Reform in France has always been dramatic, but never quite like this. The nation's annual Molière theater awards went unplugged last week, after performing-arts workers protesting a cut in their unemployment scheme stormed the Paris event and convinced stage hands to walk out. The scene verged on the surreal as actors collected their awards without music, backdrops, professional lighting or even microphones.
All over France, unemployment has taken center stage. The spat over unemployment compensation in performing arts threatens to disrupt the Cannes film festival in mid-May. And two weeks ago, a Marseilles court overturned a 2002 reform that slashed jobless benefits from 30 to 23 months. The judges ruled that the move breached the contract workers entered into when they got their [an error occurred while processing this directive] jobs, and ordered that full payments be restored and each of the 35 plaintiffs get €1,000 in damages.
The Marseilles decision could unleash a legal tsunami. Around 2,000 of the 265,000 people who have had their assistance cut off have already filed similar litigation in French courts; the first verdicts in these cases are expected early May. With an additional 600,000 jobless expected to see their payments slashed over the next two years, the Marseilles precedent could carry costly consequences. Last year, the state unemployment insurance administration was in the red to the tune of €4.3 billion. The agency's plan to limit the shortfall to €1.2 billion this year under the reform is now in jeopardy. It has appealed the Marseilles ruling, but if the initial judgment is upheld, chances are high that more and more jobless will be heading to court or forcing a government climb-down through protests like that of the performing-arts workers. That would effectively neuter any hope of tackling the deficit. "A rich nation can't brazenly economize at the expense of its poorest members, as though society owes them nothing," warns Charles Hoareau, a Marseilles union official who organized the court case.
Perhaps. But the French nation won't stay as rich if it can't figure out how to reduce unemployment and its costs. The French jobless rate of 9.8% is expected to reach 9.9% by the end of the year, much higher than the anticipated 8.2% E.U. average and more than double Britain's 4.8% level. But despite the drag of 2.5 million jobless adults on the economy, neither the private nor the public sector seems capable of doing anything about it. Last month's spectacular rout of conservative politicians in regional polls was widely interpreted as an expression of anger over Prime Minister Jean-Pierre Raffarin's reform policies, which some see as downright counterproductive. "We'd all rather be working than scrambling to find a job," comments Jean-Michel Florand, one of the victorious Marseilles plaintiffs. "But it's virtually impossible if our entire day is spent trying to scrape enough together to simply survive."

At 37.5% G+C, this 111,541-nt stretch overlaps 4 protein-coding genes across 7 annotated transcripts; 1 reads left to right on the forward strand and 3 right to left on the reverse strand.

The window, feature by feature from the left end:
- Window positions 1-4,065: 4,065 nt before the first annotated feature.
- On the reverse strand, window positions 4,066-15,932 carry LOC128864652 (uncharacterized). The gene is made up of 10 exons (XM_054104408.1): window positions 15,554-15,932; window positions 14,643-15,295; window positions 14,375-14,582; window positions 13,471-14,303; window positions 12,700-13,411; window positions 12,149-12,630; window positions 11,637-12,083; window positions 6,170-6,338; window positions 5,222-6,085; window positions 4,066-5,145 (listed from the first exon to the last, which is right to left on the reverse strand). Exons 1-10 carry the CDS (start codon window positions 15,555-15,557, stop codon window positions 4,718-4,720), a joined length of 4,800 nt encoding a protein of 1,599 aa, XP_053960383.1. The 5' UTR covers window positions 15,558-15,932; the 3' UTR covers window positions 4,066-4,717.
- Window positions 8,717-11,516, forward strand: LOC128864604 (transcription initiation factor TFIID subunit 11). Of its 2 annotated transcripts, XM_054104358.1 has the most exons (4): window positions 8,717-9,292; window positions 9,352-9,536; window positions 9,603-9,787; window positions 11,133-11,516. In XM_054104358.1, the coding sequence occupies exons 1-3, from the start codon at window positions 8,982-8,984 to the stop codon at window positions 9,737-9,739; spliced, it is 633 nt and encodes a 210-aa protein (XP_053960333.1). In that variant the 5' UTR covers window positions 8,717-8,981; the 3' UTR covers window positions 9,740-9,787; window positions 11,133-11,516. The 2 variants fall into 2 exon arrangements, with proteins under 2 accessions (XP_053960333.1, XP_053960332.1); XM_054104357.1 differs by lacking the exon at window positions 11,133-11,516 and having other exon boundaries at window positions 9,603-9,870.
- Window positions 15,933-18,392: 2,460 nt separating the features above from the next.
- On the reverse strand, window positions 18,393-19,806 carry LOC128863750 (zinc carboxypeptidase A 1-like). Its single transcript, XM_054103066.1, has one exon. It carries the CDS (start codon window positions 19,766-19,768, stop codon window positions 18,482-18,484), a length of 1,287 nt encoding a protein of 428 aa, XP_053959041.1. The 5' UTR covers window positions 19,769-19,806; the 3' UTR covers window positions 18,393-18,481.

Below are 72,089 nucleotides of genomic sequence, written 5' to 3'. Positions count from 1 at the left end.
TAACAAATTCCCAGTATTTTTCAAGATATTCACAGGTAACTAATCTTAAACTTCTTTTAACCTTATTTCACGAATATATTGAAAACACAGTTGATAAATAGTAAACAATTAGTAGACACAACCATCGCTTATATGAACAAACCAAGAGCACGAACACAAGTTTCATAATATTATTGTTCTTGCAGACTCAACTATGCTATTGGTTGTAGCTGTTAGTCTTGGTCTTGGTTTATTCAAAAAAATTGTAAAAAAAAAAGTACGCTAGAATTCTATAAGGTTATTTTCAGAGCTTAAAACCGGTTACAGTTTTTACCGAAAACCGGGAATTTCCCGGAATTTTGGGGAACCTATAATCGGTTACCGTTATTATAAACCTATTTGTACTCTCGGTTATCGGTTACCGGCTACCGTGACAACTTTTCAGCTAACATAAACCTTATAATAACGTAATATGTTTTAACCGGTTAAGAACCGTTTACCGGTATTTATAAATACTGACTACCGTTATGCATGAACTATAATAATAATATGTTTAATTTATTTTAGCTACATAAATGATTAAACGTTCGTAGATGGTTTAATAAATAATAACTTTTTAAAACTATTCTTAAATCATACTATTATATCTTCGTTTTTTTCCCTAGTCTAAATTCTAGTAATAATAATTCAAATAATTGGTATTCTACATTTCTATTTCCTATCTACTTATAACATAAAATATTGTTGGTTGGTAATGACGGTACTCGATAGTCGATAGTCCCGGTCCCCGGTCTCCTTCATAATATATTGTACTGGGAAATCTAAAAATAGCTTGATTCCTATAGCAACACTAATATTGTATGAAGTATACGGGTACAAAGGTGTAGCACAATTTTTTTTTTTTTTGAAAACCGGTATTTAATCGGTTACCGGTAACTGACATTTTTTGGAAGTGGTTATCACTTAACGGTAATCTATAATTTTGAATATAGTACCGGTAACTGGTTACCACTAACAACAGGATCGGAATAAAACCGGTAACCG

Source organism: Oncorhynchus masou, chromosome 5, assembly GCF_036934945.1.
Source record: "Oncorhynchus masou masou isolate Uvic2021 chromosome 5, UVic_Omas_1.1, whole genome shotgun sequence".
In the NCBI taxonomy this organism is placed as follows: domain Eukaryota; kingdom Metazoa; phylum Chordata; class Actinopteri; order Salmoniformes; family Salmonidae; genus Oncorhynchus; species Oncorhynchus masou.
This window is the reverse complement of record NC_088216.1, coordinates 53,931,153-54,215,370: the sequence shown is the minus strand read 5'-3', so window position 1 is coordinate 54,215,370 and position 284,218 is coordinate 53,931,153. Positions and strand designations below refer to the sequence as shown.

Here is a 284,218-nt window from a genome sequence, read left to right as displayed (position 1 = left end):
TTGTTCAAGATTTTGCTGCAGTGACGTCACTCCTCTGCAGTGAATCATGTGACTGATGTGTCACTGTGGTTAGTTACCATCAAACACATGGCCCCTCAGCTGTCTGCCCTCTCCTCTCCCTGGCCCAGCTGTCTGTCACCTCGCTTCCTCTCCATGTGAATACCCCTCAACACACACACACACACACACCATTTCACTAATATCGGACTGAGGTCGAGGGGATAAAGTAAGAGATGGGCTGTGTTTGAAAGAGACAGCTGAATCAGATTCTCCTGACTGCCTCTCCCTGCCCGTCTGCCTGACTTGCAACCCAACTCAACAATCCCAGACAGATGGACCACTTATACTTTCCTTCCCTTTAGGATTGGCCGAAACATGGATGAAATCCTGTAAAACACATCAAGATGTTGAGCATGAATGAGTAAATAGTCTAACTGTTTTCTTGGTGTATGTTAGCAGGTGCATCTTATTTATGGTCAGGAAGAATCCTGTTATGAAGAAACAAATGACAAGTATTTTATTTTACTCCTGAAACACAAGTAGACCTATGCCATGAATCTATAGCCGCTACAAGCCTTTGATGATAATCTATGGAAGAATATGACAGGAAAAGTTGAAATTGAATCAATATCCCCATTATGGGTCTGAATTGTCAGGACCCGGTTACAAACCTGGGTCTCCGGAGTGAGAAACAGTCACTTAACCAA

It often seems the government itself is in survival mode when it comes to controlling spending. Though Raffarin and his conservative partners swept into office on a reformist platform in 2002, they've become caught in the pincers of economic stagnation and growing public dissatisfaction. Efforts to nurture growth and job creation by cutting taxes and employee payroll charges and tightening pension schemes have done little more than further bloat France's budget deficit well beyond the 3% of gdp limit imposed by euro membership.
Even the effectiveness of earlier attempts to attack unemployment remains a hot topic. Earlier this month conservative parliamentarians issued a scathing report denouncing the nation's 35-hour workweek, introduced in 2000 by the Socialist government and designed in part to encourage hiring. The study countered contentions that the scheme had created 350,000 jobs and new tax revenues with claims it had produced virtually no new posts and had cost taxpayers €15 billion in subsidies. The findings were widely seen as politically partisan. Still bruised from the polls, Raffarin swiftly reassured the public that no 35-hour reform was imminent.
That doesn't surprise many French business owners. "The ability to adapt [the] workforce to peak and slack periods was good, but I knew when I applied the 35-hour week that I wouldn't make new hires," says Patrick Roos, who employs 38 at his custom-made shutter company in Burgundy. Though he says he'd love to see more flexible rules, Roos predicts that reform of the 35-hour week is unlikely: "It's now considered an entitlement." That's just how most French regard the social protections that the Marseilles court backed and the arts workers want restored. The question now is whether Raffarin can convince voters he wants to rationalize, not pulverize, those protections.